A quibble, that logo. I have a difficulty with it, not just the ugliness of the image but with the words 'merciful like the Father', isn't it that we Christians only know the Father through the Son? He shows us the nature of the Father's mercy and we are called to imitate him, the Son, so shouldn't it really say 'merciful like the Son'?


Pastor in Monte said...

The term 'anonymous Christian' is a twentieth century one, of course, but the concept is not foreign to the Church. St Justin Martyr (died c165 ad) taught something similar with his idea of the 'logos spermatikos', which led him to say that even Plato was a sort of Christian.

Fr Ray Blake said...

I think σπερματικός λόγος would apply to the Sybil too, and to those pagans who pointed directly to Christ, I suspect it was rhetorical device - would Justin have taken on a Rahnerian stance - doubt it

Cosmos said...

I think the idea of their being righteous women and men outside of the Church who are very pleasing to God and will share eternity with him through his direct intervention is compatible with our faith.

The problem is that Catholicism, interpreting scripture, has always taught that men are fallen, and that living righteously is a very daunting task. Christianity represents an incredible act of mercy whereby those who are unworthy are made worthy through God's terrible and supreme Sacrifice. This "backdoor" into the Kingdom is the normal means for poor slobs like us to attain what is naturally attainable for very, very few.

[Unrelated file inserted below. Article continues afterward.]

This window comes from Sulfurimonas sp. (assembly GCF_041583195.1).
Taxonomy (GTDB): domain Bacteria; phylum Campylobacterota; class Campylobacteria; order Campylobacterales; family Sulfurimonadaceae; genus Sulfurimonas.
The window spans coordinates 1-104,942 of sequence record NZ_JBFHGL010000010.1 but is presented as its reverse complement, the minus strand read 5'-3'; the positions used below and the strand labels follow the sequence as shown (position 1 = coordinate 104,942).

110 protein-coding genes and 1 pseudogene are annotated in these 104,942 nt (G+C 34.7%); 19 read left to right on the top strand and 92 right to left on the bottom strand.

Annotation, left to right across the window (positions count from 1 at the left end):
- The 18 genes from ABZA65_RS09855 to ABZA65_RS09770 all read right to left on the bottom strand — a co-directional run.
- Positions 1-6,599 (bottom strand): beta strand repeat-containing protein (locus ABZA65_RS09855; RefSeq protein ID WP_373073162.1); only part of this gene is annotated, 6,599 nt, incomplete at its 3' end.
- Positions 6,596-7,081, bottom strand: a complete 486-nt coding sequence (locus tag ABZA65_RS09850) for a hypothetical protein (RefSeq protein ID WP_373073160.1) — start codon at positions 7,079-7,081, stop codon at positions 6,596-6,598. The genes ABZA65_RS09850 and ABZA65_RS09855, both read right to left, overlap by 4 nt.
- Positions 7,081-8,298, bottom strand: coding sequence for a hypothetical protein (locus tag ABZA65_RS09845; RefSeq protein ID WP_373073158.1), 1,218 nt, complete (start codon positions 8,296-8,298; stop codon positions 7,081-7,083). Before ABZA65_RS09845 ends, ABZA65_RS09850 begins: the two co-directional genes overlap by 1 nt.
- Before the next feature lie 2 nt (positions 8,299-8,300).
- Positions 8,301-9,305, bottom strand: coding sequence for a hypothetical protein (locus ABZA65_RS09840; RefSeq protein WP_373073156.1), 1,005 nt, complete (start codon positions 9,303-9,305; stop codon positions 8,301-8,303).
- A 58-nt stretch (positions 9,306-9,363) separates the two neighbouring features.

In other words, if the standard for salvation outside the Church is "seek[ing] God with a sincere heart, and, moved by grace, try[ing] in [one's] actions to do his will as [one] know it through the dictates of [one's] conscience," that is still a VERY DIFFICULT standard. Rahner uses the example of a Bhuddist monk! Is anyone really confident that they have met that standard themselves?

In reality, as Fr. Blake states, we have "developed" the idea of anonymous Christianity to do a lot more work than it can realistically do within the normal confines of traditional Catholic theology. Why? Because salvation through Jesus is a slap in the face of pluralistic democracy, which we are committed to as a society as a given. To imply that some have the "Words of Eternal Life," while some do not is, frankly, embarrassing to modern sensibilities and uncouth.